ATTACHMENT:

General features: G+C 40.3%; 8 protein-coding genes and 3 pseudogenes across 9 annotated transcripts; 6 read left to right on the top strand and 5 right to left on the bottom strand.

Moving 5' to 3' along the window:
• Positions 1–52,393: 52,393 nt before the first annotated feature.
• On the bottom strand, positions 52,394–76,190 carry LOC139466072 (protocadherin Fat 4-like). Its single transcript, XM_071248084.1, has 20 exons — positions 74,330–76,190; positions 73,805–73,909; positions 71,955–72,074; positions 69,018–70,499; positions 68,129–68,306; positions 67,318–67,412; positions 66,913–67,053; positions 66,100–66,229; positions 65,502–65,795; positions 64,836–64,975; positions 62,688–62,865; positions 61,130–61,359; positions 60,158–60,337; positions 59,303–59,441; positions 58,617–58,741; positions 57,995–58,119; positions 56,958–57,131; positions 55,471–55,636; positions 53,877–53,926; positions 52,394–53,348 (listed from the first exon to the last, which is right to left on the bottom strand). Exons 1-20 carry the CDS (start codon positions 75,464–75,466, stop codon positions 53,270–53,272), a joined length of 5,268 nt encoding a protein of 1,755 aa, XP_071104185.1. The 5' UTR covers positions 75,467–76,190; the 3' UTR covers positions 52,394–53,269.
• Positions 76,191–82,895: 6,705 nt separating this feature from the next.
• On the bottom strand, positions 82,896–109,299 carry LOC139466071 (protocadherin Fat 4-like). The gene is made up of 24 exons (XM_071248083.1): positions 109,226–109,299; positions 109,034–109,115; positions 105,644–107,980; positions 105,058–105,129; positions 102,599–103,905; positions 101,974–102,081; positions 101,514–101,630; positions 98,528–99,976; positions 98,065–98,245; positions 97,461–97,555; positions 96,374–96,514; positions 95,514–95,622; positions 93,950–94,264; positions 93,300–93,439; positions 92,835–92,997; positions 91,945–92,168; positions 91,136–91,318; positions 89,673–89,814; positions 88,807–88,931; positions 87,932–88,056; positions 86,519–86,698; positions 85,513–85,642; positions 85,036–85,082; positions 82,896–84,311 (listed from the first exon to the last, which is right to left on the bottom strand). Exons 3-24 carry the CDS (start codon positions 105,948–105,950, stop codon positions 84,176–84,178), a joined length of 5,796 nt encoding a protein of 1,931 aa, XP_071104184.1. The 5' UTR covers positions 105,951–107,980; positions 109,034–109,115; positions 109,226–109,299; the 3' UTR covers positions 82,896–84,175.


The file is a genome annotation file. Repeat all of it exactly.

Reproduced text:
General features: G+C 40.3%; 8 protein-coding genes and 3 pseudogenes across 9 annotated transcripts; 6 read left to right on the top strand and 5 right to left on the bottom strand.

Moving 5' to 3' along the window:
• Positions 1–52,393: 52,393 nt before the first annotated feature.
• On the bottom strand, positions 52,394–76,190 carry LOC139466072 (protocadherin Fat 4-like). Its single transcript, XM_071248084.1, has 20 exons — positions 74,330–76,190; positions 73,805–73,909; positions 71,955–72,074; positions 69,018–70,499; positions 68,129–68,306; positions 67,318–67,412; positions 66,913–67,053; positions 66,100–66,229; positions 65,502–65,795; positions 64,836–64,975; positions 62,688–62,865; positions 61,130–61,359; positions 60,158–60,337; positions 59,303–59,441; positions 58,617–58,741; positions 57,995–58,119; positions 56,958–57,131; positions 55,471–55,636; positions 53,877–53,926; positions 52,394–53,348 (listed from the first exon to the last, which is right to left on the bottom strand). Exons 1-20 carry the CDS (start codon positions 75,464–75,466, stop codon positions 53,270–53,272), a joined length of 5,268 nt encoding a protein of 1,755 aa, XP_071104185.1. The 5' UTR covers positions 75,467–76,190; the 3' UTR covers positions 52,394–53,269.
• Positions 76,191–82,895: 6,705 nt separating this feature from the next.
• On the bottom strand, positions 82,896–109,299 carry LOC139466071 (protocadherin Fat 4-like). The gene is made up of 24 exons (XM_071248083.1): positions 109,226–109,299; positions 109,034–109,115; positions 105,644–107,980; positions 105,058–105,129; positions 102,599–103,905; positions 101,974–102,081; positions 101,514–101,630; positions 98,528–99,976; positions 98,065–98,245; positions 97,461–97,555; positions 96,374–96,514; positions 95,514–95,622; positions 93,950–94,264; positions 93,300–93,439; positions 92,835–92,997; positions 91,945–92,168; positions 91,136–91,318; positions 89,673–89,814; positions 88,807–88,931; positions 87,932–88,056; positions 86,519–86,698; positions 85,513–85,642; positions 85,036–85,082; positions 82,896–84,311 (listed from the first exon to the last, which is right to left on the bottom strand). Exons 3-24 carry the CDS (start codon positions 105,948–105,950, stop codon positions 84,176–84,178), a joined length of 5,796 nt encoding a protein of 1,931 aa, XP_071104184.1. The 5' UTR covers positions 105,951–107,980; positions 109,034–109,115; positions 109,226–109,299; the 3' UTR covers positions 82,896–84,175.